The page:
Or as Google said in their ten commandments for all hopeful start-ups, “It’s best to do one thing and do it well”.
Ask yourself, what does my product do? If the answer can’t be summed up in one line, then you’re overstretched. Speed and dynamism are the hallmarks of all great unicorn enterprises and by extending the features of a product, you only slow the process and dramatically increase the risk of failure.
As any entrepreneur will say, bringing an idea to market involves a mountain of work and requires unabashed devotion and dedication. However, that’s only in terms of bringing one idea to market. It’s insane to consider spreading- what are already pretty thin resources- across development of multiple functionalities etc. Define the scope of the product, keep it simple and stick to it.
Traditionally, economies of scale are a privilege reserved for larger firms that can leverage unit costs over a sizeable production output. However, the basic principle applies to all enterprises; the more you do something, the better you become at it. By limiting what that thing is, you increase the speed at which you can do it and thus increase the speed at which you improve at it. The benefits of scaling cannot be overstated for a start-up.
9/10 start-ups fail. That’s a scarily high failure rate and there are a multitude of reasons why, but largely it’s because the idea or opportunity isn’t grounded in a market need. Enterprises spend massive amounts of R&D funding developing products that quite simply aren’t sufficiently attractive. If you need to add multiple features to a product to make it attractive, it’s highly likely that the basic concept is faulty. Start-ups need to be confident that their minimum viable product has value. Increasing the amount of features only deepens the chasm of wasted capital.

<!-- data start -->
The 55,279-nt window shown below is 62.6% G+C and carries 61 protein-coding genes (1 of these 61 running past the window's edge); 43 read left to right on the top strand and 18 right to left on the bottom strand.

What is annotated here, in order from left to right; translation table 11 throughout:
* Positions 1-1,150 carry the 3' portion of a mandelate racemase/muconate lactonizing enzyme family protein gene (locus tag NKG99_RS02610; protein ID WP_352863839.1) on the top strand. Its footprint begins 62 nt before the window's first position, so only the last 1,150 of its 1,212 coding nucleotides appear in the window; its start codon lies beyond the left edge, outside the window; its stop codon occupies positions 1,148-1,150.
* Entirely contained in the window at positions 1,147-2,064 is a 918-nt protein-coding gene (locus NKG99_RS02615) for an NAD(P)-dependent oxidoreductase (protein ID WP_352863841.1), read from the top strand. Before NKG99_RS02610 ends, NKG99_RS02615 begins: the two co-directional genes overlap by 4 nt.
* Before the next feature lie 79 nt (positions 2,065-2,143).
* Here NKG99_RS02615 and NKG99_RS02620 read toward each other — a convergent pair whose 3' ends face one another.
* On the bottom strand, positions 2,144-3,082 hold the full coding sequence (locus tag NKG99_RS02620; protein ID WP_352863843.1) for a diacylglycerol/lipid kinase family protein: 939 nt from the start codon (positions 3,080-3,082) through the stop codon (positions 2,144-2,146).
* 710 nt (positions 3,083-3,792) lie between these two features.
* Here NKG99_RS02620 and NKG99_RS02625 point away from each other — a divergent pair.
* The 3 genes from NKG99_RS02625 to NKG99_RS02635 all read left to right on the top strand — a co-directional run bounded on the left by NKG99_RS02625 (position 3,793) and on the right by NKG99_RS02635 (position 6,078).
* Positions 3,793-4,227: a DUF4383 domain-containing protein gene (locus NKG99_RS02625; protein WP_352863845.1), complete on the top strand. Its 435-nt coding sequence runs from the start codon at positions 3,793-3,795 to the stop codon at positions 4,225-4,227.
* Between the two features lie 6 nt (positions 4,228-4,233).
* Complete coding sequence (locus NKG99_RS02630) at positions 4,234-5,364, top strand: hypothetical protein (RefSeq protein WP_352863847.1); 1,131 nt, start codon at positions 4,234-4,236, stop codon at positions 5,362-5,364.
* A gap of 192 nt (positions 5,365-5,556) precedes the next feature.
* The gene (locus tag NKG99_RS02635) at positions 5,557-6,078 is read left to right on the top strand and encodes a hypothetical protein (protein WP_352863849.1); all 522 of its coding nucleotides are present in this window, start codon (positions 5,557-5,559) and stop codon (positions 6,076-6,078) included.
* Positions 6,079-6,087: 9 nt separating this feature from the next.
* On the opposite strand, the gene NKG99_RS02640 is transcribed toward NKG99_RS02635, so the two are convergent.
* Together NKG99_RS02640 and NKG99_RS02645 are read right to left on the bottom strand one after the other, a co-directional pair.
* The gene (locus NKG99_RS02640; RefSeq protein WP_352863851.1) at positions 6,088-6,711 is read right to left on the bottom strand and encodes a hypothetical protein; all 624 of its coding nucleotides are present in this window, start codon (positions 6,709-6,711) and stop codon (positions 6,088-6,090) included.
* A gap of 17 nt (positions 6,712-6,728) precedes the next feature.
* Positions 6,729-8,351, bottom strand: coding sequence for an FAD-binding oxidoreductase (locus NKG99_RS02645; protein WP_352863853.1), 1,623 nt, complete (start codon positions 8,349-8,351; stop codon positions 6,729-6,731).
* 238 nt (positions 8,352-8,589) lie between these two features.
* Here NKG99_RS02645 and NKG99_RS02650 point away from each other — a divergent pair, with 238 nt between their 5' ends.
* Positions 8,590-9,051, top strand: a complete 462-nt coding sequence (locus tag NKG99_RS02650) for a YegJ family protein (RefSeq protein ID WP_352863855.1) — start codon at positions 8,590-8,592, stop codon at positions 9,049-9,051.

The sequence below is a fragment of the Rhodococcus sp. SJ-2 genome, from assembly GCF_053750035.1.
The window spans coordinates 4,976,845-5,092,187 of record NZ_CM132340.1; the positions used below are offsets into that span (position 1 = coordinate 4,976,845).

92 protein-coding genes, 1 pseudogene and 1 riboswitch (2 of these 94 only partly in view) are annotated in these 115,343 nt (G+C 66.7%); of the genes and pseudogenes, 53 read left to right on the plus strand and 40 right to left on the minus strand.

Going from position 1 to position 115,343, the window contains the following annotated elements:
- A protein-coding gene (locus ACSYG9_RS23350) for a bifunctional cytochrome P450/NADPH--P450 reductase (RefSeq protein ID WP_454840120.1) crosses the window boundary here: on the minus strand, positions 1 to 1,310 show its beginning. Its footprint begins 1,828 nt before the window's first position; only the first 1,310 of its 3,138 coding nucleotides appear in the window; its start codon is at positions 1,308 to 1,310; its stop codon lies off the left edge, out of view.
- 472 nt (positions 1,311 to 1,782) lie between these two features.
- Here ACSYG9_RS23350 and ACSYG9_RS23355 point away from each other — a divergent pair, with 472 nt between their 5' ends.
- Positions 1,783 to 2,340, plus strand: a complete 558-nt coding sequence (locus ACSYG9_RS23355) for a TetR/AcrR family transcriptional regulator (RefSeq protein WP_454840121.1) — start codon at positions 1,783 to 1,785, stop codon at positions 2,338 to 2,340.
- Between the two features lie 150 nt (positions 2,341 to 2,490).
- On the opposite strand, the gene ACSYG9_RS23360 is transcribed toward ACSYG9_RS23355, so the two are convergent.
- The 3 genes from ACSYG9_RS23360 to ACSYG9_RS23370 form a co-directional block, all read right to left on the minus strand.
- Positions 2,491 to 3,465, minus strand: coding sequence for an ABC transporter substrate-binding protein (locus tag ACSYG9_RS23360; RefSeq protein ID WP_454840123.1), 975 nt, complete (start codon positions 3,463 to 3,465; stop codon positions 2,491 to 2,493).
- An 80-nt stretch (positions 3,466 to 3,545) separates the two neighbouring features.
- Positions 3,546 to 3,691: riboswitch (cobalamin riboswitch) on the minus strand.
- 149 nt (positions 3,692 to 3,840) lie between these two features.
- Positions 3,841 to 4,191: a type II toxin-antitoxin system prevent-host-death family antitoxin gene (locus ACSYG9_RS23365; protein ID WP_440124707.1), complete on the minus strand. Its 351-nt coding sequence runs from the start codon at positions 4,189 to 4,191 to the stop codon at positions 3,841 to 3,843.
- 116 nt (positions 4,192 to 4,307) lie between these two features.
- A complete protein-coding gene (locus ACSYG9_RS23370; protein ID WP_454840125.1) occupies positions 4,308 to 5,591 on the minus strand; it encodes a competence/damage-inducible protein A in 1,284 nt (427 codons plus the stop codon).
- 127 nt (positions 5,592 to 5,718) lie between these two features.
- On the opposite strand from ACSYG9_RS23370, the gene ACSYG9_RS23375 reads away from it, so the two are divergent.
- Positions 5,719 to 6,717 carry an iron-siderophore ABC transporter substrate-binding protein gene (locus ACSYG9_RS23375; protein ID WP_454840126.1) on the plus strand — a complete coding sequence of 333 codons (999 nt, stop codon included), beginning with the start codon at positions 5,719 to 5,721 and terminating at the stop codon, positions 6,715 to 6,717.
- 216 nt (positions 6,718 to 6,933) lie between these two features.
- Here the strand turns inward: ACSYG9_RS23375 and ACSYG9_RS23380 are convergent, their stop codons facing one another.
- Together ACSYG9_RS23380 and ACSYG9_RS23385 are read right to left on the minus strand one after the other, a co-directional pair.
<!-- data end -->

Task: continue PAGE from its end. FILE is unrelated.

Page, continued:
It can be a tough process to narrow down what you considered to be a sophisticated and valuable proposition to the bare essentials. We advise that the enterprise sit down, and write out a list of their unique core competencies, and then another based on the fundamental characteristics of the market demand. The one thing that the company should focus on is what exists as an overlap between these two list; the core concept. By approaching it this way, the enterprise can minimise the risk of specialising on the wrong thing.
Overall, enterprises need to focus on value adding activities. In doing so, it’s important not mistake adding functions that appear valuable, with actual value adding functions. Often the last minute addition to the blueprint causes untold hassle and complications that ultimately distract from the overall message and vision, putting the entire enterprise in jeopardy.
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